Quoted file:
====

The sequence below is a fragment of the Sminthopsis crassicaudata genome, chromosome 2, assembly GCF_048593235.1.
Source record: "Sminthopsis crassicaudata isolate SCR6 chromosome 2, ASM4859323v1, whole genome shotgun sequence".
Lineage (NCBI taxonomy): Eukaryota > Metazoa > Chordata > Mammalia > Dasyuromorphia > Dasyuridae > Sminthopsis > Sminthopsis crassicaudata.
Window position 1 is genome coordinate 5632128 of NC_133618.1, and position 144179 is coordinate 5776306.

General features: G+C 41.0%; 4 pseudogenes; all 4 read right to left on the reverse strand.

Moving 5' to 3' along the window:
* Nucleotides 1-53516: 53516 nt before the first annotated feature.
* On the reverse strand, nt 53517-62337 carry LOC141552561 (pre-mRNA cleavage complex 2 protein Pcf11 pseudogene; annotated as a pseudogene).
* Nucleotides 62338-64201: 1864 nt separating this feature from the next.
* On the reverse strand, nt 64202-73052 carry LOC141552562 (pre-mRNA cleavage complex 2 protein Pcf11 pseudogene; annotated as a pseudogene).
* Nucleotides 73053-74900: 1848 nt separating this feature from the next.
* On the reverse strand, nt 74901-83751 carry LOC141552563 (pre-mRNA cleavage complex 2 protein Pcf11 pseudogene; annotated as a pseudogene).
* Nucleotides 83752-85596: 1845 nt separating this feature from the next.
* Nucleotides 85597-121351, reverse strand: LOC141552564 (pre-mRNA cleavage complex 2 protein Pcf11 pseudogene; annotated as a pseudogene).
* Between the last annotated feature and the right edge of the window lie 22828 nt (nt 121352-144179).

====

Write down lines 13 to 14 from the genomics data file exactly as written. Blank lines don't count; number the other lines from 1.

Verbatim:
* Nucleotides 83752-85596: 1845 nt separating this feature from the next.
* Nucleotides 85597-121351, reverse strand: LOC141552564 (pre-mRNA cleavage complex 2 protein Pcf11 pseudogene; annotated as a pseudogene).